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Introduction to Version Control
 

Introduction to Version Control

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Short introduction to Version Control with specific focus on Subversion

Short introduction to Version Control with specific focus on Subversion

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    Introduction to Version Control Introduction to Version Control Presentation Transcript

    • Version Control
      • Introduction / Taster
      • Use on-line resources, books or colleagues for more info
      • Solution Perspective Media
    • Version Control
      • What is it
        • A method for centrally storing files
        • Keeping a record of changes
        • Who did what, when in the system
        • Covering yourself when things inevitably go wrong
    • Version Control: Why?
      • Individual
        • Back-up methodology
        • Increments – know which version is live
        • Point in time marking aka. Tagging
        • Branching – release versions maintained & main development can continue
        • Change history – when features were added or amended
      • Team
        • As Individual plus:
        • Allow multiple developers (in remote locations) to work on same code base
        • Merge changes across same files – handle collisions
        • Answer who did what – blame / praise
    • Version Control: Centralised
    • Version Control: Distributed
    • Version Control: Types
      • CVS – Concurrent Version System
        • http://www.nongnu.org/cvs/
      • SVN – Subversion http://subversion.tigris.org/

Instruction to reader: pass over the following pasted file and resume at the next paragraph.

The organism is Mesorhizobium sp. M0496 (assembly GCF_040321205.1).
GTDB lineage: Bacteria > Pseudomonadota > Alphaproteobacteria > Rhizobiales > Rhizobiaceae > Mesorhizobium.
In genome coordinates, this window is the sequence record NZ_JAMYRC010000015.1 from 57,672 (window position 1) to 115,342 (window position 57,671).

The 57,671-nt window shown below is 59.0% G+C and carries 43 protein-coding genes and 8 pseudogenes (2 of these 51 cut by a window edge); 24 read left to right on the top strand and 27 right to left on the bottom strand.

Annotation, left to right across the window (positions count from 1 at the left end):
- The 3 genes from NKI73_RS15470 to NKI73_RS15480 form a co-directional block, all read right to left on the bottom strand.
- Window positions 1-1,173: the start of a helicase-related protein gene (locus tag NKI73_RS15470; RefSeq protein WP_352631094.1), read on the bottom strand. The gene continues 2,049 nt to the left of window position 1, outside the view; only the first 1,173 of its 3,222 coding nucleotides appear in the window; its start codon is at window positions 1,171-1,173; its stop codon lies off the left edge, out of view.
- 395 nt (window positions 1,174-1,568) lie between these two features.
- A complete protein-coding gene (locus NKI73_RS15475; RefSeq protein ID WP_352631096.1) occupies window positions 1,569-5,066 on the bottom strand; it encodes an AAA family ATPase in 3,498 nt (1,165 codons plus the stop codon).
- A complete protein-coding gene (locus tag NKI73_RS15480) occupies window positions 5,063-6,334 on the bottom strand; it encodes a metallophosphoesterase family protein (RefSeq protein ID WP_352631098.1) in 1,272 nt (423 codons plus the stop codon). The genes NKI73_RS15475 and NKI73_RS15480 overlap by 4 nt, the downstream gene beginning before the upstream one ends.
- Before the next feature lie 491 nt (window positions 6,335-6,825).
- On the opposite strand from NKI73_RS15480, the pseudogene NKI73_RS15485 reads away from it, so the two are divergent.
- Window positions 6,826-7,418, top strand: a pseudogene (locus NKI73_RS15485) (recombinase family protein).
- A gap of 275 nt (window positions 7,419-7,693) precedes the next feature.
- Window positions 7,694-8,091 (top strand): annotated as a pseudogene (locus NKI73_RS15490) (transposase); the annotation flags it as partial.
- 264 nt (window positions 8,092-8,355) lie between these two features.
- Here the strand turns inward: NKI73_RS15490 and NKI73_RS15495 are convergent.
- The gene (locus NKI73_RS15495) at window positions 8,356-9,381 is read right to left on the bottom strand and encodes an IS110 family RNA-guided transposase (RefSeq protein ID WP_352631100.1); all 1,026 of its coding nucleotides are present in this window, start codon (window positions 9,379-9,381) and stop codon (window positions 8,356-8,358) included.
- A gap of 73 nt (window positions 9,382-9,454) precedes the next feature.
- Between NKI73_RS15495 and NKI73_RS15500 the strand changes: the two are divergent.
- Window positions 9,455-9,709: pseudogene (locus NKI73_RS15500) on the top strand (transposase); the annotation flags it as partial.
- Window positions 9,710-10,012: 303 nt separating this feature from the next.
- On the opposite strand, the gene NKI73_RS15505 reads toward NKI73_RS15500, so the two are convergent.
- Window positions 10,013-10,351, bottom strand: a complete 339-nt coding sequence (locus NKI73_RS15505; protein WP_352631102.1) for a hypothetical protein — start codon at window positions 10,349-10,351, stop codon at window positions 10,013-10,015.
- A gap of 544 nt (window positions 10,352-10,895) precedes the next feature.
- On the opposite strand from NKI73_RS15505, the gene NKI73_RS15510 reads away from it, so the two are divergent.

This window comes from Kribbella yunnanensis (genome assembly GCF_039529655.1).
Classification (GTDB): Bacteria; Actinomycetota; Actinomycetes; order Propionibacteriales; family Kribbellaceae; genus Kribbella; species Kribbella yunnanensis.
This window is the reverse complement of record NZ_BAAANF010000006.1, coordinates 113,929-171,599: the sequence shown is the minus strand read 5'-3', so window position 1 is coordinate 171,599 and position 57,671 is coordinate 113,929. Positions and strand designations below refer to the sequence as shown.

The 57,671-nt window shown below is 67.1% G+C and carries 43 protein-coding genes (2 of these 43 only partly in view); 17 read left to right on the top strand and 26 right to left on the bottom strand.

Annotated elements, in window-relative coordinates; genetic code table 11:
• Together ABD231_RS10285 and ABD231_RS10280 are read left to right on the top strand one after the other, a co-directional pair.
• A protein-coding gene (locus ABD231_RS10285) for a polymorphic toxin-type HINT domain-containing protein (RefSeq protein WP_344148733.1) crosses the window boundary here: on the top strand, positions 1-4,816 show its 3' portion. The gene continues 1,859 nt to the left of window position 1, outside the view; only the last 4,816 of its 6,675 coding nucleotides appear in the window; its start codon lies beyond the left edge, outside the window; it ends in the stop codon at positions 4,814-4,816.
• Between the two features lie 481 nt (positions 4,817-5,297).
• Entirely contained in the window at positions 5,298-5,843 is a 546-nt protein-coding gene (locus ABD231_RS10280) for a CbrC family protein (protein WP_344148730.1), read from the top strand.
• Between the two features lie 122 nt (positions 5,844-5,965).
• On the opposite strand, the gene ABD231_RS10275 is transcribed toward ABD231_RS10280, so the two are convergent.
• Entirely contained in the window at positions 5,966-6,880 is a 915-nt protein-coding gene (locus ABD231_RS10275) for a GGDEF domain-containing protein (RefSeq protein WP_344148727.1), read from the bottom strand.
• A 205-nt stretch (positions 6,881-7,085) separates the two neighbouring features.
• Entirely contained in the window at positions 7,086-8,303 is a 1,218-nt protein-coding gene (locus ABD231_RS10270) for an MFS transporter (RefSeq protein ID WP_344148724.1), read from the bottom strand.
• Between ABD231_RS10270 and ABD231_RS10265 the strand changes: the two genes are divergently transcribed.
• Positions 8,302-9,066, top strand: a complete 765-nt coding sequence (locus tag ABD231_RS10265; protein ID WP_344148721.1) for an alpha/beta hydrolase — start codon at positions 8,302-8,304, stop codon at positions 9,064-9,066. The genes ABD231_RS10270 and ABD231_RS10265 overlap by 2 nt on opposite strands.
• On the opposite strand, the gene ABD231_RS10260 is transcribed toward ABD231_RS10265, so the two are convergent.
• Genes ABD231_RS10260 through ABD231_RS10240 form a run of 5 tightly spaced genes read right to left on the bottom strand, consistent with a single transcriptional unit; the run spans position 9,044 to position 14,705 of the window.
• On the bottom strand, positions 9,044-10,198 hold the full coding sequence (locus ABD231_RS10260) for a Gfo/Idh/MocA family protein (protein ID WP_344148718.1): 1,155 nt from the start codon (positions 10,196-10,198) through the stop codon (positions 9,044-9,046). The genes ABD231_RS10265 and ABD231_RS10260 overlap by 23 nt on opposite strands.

• Git* - http://git.or.cz/
      • Bazaar* - http://bazaar-vcs.org/
      • Mercurial* - http://www.selenic.com/mercurial/
      • Monotone* - http://www.monotone.ca/
      • VSS – Visual Source Safe – Microsoft visual tool
        • * Distributed version control
    • Subversion
      • Code centralised in a repository
      • Check out a working copy into a development area on local machine
      • Make changes, test etc.
      • Changes committed back to the central repository – usually with a useful comment
      • Each work session an update is performed to get changes from other team members
    • Subversion
      • Change log – who, when, what
      • Check for differences between current version and any version in repository
      • Create and apply patches between tags, branches and trunk
      • Recover old versions of files, roll-back when it goes wrong
      • Recover old versions of project – single version number for all files (unlike e.g. CVS)
    • Subversion Clients
      • SVN command-line tool
      • HTTP (WebDav)
      • SVN+SSH
      • Dedicated client tools for all major platforms
      • Plug-ins for IDEs e.g. Zend Studio, Eclipse
      • Automatic integration as a network drive (user doesn't need to know it's a version control system)
    • Subversion Resources
      • Documentation, links to clients etc. at http://subversion.tigris.org/
      • Read Bean Book (Open Source) http://svnbook.red-bean.com/
      • Pragmatic Version Control Using Subversion – Mike Mason, Pragmatic Bookshelf
      • Version Control with Subversion – Collins-Sussman, O'Reilly (Turtles)